Wednesday afternoon I joined a delegation of Chinese journalists, including the China News Service and People’s Daily, visiting UC Davis as they met with faculty and students of the Physics Department. Earlier, the group had lunch with Winston Ko, dean of mathematical and physical sciences, and met with Chancellor Linda Katehi.
Why are the Chinese media interested in UC Davis Physics? Apart from the growing scientific collaborations and flow of international students, there is an interesting little tale that links the Chinese leadership and the campus.
Milton Gardner was one of the original three faculty members of the UC Davis Department of Physics when it was formed in 1953. Gardner was born in China, where his parents were missionaries, and spent the first years of his life there before moving back to the U.S. in 1911. Towards the end of his life, he often spoke of the village where he was born, “Guling” but was never able to return there. Gardner’s widow, Elizabeth tried to fulfill his wish by visiting the village, but was not able to find it.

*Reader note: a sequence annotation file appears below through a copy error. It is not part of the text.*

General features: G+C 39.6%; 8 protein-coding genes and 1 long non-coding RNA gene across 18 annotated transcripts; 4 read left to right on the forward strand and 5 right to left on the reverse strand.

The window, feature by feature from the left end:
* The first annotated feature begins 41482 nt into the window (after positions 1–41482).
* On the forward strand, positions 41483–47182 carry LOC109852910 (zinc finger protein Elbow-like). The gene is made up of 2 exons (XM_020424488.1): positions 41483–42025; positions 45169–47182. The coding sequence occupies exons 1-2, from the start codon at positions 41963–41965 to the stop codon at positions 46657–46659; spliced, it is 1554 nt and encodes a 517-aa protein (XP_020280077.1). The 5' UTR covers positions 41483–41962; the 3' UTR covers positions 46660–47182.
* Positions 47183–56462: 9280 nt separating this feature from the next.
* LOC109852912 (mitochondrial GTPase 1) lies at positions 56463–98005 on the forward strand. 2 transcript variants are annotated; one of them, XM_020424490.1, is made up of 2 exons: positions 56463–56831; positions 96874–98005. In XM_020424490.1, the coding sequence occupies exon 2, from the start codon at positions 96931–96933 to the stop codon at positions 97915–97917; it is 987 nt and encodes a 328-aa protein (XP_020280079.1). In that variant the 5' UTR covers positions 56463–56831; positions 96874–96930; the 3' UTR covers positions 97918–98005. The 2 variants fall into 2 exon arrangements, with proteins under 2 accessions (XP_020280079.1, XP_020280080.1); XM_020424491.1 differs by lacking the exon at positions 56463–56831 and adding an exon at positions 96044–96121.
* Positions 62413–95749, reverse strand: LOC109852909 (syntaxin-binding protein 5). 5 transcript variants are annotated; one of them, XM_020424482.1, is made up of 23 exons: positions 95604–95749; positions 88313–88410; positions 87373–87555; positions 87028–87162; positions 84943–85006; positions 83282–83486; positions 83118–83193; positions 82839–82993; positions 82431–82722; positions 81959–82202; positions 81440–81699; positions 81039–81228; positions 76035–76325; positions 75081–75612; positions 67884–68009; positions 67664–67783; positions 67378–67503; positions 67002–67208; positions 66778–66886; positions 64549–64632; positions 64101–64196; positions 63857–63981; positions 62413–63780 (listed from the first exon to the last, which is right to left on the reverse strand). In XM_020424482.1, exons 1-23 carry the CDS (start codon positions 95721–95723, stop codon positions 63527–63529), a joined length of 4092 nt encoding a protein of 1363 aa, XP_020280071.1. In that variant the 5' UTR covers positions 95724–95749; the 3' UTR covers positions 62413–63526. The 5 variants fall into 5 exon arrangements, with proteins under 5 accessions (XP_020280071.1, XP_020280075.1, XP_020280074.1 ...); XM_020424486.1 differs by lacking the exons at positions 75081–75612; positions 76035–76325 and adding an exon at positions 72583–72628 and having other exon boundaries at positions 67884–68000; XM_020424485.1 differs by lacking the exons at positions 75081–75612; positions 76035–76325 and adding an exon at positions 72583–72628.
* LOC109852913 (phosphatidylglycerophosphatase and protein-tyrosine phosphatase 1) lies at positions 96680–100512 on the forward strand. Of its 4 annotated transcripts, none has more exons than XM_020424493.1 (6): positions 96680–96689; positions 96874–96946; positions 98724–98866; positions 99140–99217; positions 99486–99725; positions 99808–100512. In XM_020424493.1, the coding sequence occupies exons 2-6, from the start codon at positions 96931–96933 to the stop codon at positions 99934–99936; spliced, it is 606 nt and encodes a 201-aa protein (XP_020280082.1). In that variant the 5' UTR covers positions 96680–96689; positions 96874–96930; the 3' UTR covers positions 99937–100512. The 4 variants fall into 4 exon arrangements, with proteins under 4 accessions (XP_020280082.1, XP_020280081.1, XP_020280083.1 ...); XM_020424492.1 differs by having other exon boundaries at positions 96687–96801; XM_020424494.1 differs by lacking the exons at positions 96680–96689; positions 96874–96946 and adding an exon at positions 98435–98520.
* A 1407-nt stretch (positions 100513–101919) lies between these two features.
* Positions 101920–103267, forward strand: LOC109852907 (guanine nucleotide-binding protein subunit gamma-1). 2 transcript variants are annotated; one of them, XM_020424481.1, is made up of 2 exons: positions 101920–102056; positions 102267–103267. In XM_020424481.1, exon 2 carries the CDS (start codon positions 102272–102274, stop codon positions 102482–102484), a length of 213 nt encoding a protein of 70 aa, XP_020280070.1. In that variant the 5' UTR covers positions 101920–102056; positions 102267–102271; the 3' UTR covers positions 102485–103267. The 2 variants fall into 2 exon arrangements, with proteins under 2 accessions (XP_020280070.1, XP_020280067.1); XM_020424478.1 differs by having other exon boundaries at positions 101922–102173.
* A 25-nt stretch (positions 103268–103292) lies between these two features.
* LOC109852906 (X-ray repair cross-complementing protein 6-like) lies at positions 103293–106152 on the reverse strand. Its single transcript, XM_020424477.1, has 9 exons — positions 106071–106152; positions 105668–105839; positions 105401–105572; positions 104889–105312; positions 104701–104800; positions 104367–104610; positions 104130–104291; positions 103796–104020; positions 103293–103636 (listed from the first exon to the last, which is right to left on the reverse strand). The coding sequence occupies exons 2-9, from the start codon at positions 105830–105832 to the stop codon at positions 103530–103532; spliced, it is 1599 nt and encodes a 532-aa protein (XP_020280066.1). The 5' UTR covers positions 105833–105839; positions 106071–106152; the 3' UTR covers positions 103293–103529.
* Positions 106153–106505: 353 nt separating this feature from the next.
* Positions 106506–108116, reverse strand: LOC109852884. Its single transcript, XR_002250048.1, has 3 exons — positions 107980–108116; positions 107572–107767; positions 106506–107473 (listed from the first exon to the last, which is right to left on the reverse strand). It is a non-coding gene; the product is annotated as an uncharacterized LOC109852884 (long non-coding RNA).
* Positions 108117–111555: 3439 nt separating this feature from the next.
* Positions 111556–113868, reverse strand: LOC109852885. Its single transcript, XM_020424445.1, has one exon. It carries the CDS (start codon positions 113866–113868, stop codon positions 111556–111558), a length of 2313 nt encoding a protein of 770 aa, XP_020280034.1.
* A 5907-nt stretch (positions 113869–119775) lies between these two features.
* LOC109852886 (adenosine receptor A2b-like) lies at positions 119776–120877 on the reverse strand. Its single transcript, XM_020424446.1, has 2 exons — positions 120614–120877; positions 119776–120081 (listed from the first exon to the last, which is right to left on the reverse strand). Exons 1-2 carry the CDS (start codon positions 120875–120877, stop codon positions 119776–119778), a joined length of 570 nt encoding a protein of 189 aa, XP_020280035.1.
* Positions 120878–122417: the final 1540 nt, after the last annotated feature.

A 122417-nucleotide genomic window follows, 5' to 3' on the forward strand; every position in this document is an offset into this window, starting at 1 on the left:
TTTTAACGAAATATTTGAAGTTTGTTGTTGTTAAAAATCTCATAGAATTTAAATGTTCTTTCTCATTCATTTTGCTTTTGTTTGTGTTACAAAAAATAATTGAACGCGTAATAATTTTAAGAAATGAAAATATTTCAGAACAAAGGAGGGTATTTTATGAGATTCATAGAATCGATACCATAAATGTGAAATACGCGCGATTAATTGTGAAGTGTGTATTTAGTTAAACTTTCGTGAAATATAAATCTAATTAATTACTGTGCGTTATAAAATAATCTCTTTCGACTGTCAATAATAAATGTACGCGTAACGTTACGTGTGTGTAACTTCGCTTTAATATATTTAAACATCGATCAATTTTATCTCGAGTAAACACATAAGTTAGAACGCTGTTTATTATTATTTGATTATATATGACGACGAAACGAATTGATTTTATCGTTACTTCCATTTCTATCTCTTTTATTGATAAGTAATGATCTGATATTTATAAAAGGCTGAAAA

A Chinese student who had lodged with the Gardners identified the village as being near Fuzhou in Fujian province. He wrote an article on the story that was published in the People’s Daily. The story caught the eye of the party chief of Fuzhou, Xi Jinping, who arranged for Elizabeth Gardner to finally visit Guling in 1992 and meet childhood friends of her late husband.
Xi Jinping went on to rise through the Chinese leadership. In February last year, as Vice President of the People’s Republic, he visited the U.S. where he recounted the story. In November 2012, Xi became General Secretary of the Chinese Communist Party and is expected to succeed Hu Jintao as President this year.
Professor emeritus Joe Kiskis told the delegation some anecdotes about Gardner as a teacher. Kiskis took Gardner’s introductory physics class as an undergraduate at UC Davis in the 1960s. The professor was fond of setting “fiendishly difficult” pulley problems that challenged students to grasp fundamental concepts, Kiskis recalled, and was exacting in how students wrote up and presented their work.
Most of the class was made up of engineering majors rather than physics undergraduates, Kiskis went on. Gardner would tease the engineers, claiming that the engineers “just wanted a formula so they could turn a handle and get a result.”
On his retirement in 1968, the Society of Engineering Students presented Gardner with a slide rule, equipped with hand crank, mounted on a plaque declaring Gardner an “honorary engineer.”